Cutting Aid to Egypt Is a Terrible Idea

A tour of the many U.S. interests the assistance serves.

On July 8, the junior senator from Kentucky, Republican Rand Paul, tweeted “In Egypt governments come and go. The only certain thing is that American taxpayers will continue to be stuck with the $1.5 billion bill.” His succinct tweet raises a good question: what does our $1.5 billion in military aid to Egypt buy us? What should U.S. policy be after Egypt’s July 3 military coup d’état?

For the moment, the coup has upended traditional partisan bickering and engendered unusual political alliances—Sen. John McCain (R-AZ) and Sen. Patrick Leahy (D-VT) have called for a suspension in aid, while Sen. Bob Corker (R-TN) and Sen. Jack Reed (D-RI) advocate calm and patience in the matter. For its part, the administration has refused to call the coup a coup—which would legally necessitate a cut-off in aid—and White House press secretary Jay Carney explained that “it would not be in the best interests of the United States to immediately change our assistance programs to Egypt.” But, what exactly are the “best interests” of the United States in Egypt?

There are several immediate concerns in Egypt that directly impact U.S. national security and economic well-being. First, the Suez Canal is the second-most-trafficked passage as well as the third busiest maritime oil route in the world, linking European and Asian economies. The Navy utilizes the Canal as a key transit point, shaving weeks off travel time around Africa. Second, Egypt is a key partner in the War on Terrorism, due to its close yet covert intelligence-sharing agreements, as well as its fight to deny jihadists the use of its territory in the Sinai. Finally, especially in a time of defense austerity, over 80 percent of Washington’s aid to Cairo goes toward buying U.S.-made equipment, funneling valuable dollars back into an increasingly squeezed defense-industrial base.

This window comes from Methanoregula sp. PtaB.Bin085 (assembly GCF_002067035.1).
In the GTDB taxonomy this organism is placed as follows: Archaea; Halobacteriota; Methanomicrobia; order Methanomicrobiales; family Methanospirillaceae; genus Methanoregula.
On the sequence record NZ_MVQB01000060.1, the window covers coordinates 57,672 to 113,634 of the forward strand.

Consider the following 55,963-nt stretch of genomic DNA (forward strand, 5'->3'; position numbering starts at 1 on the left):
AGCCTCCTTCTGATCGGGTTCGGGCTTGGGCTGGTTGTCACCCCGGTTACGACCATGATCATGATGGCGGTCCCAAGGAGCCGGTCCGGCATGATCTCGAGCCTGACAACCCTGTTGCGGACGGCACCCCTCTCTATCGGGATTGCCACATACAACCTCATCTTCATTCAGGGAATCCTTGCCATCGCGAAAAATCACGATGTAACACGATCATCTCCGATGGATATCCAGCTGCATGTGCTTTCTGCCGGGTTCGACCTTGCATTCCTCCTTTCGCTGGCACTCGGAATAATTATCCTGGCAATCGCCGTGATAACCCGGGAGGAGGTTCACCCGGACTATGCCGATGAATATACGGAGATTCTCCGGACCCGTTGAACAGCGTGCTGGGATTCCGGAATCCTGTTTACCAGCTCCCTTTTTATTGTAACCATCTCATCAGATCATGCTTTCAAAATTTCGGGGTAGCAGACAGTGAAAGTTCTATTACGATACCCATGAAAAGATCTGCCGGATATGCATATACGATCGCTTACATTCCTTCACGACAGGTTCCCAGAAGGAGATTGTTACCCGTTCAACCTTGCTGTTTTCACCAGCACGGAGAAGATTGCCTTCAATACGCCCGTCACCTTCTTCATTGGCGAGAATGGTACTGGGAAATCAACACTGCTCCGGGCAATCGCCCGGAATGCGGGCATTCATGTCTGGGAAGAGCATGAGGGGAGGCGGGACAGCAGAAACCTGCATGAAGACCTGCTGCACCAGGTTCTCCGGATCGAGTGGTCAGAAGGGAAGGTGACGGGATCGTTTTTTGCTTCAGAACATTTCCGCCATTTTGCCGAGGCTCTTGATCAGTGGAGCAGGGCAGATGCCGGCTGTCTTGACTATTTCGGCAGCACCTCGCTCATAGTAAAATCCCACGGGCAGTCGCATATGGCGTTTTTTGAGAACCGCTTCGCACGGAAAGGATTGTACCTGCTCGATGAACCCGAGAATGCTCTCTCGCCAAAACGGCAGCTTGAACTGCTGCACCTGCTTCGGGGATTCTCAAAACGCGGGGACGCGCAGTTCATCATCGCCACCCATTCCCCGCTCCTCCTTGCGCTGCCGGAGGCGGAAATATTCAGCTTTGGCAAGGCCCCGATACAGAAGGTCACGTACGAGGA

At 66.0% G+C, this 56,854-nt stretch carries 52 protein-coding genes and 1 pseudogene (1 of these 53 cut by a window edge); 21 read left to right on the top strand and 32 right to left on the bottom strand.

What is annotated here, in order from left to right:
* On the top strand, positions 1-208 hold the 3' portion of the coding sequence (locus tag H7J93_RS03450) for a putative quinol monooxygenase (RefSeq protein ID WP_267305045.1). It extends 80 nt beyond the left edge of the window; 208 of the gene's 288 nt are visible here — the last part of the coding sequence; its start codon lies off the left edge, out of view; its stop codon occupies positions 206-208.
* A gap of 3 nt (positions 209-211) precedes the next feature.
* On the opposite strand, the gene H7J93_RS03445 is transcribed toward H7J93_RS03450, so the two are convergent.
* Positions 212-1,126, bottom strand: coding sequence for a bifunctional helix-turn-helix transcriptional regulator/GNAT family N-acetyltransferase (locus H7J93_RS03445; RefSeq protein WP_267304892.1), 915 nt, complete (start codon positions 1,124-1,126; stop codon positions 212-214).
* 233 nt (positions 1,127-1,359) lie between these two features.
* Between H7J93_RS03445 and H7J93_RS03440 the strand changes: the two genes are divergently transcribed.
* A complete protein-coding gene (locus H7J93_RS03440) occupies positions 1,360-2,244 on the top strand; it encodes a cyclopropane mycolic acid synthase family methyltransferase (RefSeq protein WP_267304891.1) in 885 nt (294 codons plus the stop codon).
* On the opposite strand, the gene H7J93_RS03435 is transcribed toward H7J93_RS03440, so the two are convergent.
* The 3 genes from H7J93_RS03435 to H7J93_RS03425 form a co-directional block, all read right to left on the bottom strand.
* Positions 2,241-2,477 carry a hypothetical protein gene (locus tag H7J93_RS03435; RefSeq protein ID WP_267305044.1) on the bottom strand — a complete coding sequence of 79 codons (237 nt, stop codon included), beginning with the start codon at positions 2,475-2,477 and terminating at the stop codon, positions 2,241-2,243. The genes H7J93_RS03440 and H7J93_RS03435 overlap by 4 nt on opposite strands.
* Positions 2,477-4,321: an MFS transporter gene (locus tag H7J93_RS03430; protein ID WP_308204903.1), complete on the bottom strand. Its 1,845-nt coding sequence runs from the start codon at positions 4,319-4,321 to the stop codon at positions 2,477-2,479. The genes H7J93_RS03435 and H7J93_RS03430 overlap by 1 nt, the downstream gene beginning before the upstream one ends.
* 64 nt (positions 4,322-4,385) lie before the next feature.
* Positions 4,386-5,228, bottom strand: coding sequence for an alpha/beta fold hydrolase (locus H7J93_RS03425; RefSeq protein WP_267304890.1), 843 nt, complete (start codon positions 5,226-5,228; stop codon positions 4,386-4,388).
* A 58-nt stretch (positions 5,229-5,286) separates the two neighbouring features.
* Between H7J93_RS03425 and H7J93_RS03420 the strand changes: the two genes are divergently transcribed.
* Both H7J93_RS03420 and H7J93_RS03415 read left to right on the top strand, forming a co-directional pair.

Beyond these immediate concerns, Washington also has more intangible, yet no less important, grand-strategic regional interests in Egypt’s disposition. Home to 85 million people and the region’s historical and cultural leader, Egypt has been a pillar of U.S. Middle East policy. Its three-decade peace treaty with Israel—which prompted U.S. aid to begin with—redefined America’s strategic outlook at the height of the Cold War. While taken for granted today, the Egyptian-Israeli peace treaty ended a tumultuous period that saw four regional wars in three decades, including one in which the United States went on nuclear alert. It continues to be a prime interlocutor in the Middle East peace process today. Additionally, Egypt, along with Saudi Arabia, has been a vital regional balance to the aggressive ambitions of the Iranian regime. Until recently and perhaps once again, Egypt has prevented Iranian naval access to the Mediterranean and acted to deny the flow of Iranian weapons to terrorist groups.

Finally, the United States also has important normative interests in the future of Egypt. Historically, the United States has thought to promote liberalism—freedom of the press, freedom of religion, freedom of assembly, gender equality and protection of minorities—across the globe, in word if not always in deed. Across the Arab world today, the promotion of liberalism also takes on a strategic purpose. While American policymakers have proffered democracy as the antidote to Islamic extremism, ample evidence, from the AKP in Turkey to Hamas in Gaza to the Muslim Brotherhood and Salafists in Egypt and Tunisia, suggests that Islamic radicalism can not only coexist with, but also actively exploit, democratic institutions for nefarious purposes. In contrast, liberalism, with its individual rights and progressive values, is better suited to counter political Islam’s violent and intolerant strains.

What would happen to these interests were the United States to suspend $1.5 billion in aid to Egypt? U.S. foreign military funds (FMF) account for 80 percent of the Egyptian armed forces’ weapons-procurement costs and approximately 30 percent of its overall budget. Moreover, by some estimates, the military controls 15 percent of Egypt’s total economy, maintaining substantial stakes across all major sectors and ownership of vast public lands. A knee-jerk cutoff of aid would seriously impair the cohesiveness and primacy of the Egyptian military and could conceivably have second-order effects for the economy. Such consequences would have serious ramifications for immediate U.S. geostrategic and normative priorities.

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